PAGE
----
“Every Tuesday we’ve worked on construction in some shape or form, whether it was meetings or site visits,” she said. “All projects are driven by a team, with inputs from everyone on the team. We get all perspectives for what we’re going to need in that building or that addition.”

The final project she supervised was the renovations to the Thomas D. Clayton Building, the former African American school in the district during segregation. The dedication of that building was held June 22, and it will be used for administrative offices.

A lifelong Smyrna Eagle

Wicks graduated from Smyrna High (then known as John Bassett Moore High School) in 1964, and her mother graduated from Smyrna in 1937.

“My grandparents attended a one-room school in the district,” she said.

After her first year as a teacher at Clayton Elementary, Wicks left when she and her husband George had the first of their three children. After 10 years raising her children, she returned to the district as a special education teacher at Smyrna High School. She taught at Smyrna High for 16 years before being appointed assistant principal at Clayton Elementary School.

After three years as assistant principal she was appointed superintendent in 1998. She credits her predecessors and co-workers with guiding her during her first years as the leader of the district.

“Charles Williams was a great influence and was so helpful. He was my principal in high school and the superintendent when I was a teacher, and Mrs. Williams was my teacher in high school. They were straight arrows. You could always count on them. They were always hoping for the best for you and they cared so much about the school district,” said Wicks.

Wicks became superintendent after the retirement of Mary Scott.

“Mr. Williams and Mrs. Scott were very wise advisors for me,” Wicks said. “We used to have lunch once a month.”

Meanwhile, she said her co-workers and the Board of Education members have been instrumental in her success.

“It takes a team: administrators, teachers, paraprofessionals, child nutrition, custodians, bus drivers – everyone has to care about our students,” said Wicks. “The other key is the School Board. We’ve had a supportive board who cares about our students first and our staff. I’ve been fortunate to have that support. I’ve been fortunate to have wonderful assistant superintendents, first Mr. Eby then [Buddy] Lloyd and now [Pat] Williams. I’ve had the best relationships and support as superintendent from our school family.”

Wicks said she is proud of the first-class education the district provides.

“When the Delaware Department of Education started to rate school districts, our first rating was ‘superior.’ We were one of the few district to repeat and receive a ‘superior’ rating again the second year,” she said. “The key is retaining quality teachers, providing the technology that students and teachers need, and keeping our curriculum updated.”

She said the district has the best retention rate for teachers in the state, with a staff that features many Smyrna graduates.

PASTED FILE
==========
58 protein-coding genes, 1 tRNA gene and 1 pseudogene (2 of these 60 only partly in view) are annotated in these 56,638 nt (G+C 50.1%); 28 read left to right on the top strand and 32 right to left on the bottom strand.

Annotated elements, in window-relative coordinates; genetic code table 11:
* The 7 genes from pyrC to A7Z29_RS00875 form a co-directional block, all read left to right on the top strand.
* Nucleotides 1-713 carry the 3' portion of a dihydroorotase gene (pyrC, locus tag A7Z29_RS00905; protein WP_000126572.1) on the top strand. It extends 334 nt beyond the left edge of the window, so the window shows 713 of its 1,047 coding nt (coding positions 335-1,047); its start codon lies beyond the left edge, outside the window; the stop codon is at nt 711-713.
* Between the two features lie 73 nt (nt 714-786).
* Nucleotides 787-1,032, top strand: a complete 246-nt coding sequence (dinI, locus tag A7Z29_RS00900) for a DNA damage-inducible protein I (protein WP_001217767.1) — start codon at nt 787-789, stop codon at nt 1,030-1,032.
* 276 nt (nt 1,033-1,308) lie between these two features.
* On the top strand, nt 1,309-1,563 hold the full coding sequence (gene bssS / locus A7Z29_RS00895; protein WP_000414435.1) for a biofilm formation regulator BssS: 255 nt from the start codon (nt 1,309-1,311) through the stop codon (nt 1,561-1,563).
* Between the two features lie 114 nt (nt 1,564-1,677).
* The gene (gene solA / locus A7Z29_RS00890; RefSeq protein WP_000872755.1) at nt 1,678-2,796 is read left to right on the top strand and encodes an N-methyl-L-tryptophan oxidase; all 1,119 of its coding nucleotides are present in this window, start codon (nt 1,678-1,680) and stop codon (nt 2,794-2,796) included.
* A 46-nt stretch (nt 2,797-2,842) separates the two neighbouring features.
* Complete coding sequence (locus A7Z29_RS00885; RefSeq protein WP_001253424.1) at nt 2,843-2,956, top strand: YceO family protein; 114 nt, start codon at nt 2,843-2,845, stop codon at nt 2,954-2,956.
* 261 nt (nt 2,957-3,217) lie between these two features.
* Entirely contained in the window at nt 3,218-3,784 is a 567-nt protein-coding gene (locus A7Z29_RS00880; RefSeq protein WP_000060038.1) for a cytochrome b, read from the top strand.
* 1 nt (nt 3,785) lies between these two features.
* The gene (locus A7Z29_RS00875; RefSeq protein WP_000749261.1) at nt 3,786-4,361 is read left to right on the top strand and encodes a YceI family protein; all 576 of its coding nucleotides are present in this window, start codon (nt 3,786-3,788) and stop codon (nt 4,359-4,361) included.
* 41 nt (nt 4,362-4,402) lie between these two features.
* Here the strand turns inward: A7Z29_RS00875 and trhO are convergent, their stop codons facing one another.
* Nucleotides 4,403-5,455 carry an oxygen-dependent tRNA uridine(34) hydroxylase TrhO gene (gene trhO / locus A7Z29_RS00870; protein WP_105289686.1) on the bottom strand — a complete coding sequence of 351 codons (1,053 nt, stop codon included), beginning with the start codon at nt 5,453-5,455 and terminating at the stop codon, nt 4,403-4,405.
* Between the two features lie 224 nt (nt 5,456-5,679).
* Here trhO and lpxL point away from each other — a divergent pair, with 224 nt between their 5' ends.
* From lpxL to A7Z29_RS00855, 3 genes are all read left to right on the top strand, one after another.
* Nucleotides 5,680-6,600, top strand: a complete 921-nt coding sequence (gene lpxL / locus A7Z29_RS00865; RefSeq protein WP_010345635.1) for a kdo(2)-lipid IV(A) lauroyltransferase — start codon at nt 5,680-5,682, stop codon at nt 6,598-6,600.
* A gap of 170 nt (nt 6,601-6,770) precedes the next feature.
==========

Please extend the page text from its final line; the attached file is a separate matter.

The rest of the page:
“I love when our staff members attended Smyrna schools or live in the district because then they have more of an ownership of the district,” she said. “We emphasize coming back and contributing.”

She always took advantage of any chance she could get to show off the students, staff and schools to visitors.

“I’m so proud of our staff and students,” she said. “I love giving tours of our schools, our state-of-the art science classrooms, our libraries, our art and music facilities, our agriscience facilities, our trophy cases, our athletic fields. I go to just about every concert and play and I love it. I’m so proud of the music and art departments. That’s why we’re so successful with I Love the Smyrna School District Day because we bring in so many parents and family members to see the students’ performances.”

Retirement plans

So why did Wicks decide to retire this year?

“I think it’s time for a younger person to take the reins,” she said. “While I’ve been superintendent, it’s been my policy to be available 24/7. Now, I’d like to sit on my front porch and drink coffee. I have three children and nine grandchildren and I’d like to go to their events. I still plan to be involved and help in any way I can, and I’ll definitely be going to the games and concerts and other school events. I’ll always love that.”

Wicks said one thing she won’t miss is monitoring the weather.

“When snow is in the forecast, I’m probably up at about 3 a.m.,” she said.

The decision to delay or close school is made after consulting with the district transportation supervisor, superintendents in neighboring districts, county and state emergency officials and department of transportation officials.

“We not only try to make a decision that makes sense for our district but for our county and state. I do have to see a snowflake, though. I won’t make a decision based on the forecast alone,” she said.

“We get such great support in the community,” she said. “When we have an emergency situation, the police, firefighters, ambulance and paramedics are here in minutes. The town councils, the county government, the state and federal government leaders have always been very supportive.”

What will she miss the most?

“The people. We work as a team, and I’ll miss the students. We have the best students in the world,” she said. “I love to see what they’re working on in the classroom. I love to see them singing, playing, receiving awards and then achieving amazing things in college, in the military and in their careers. It’s so wonderful.”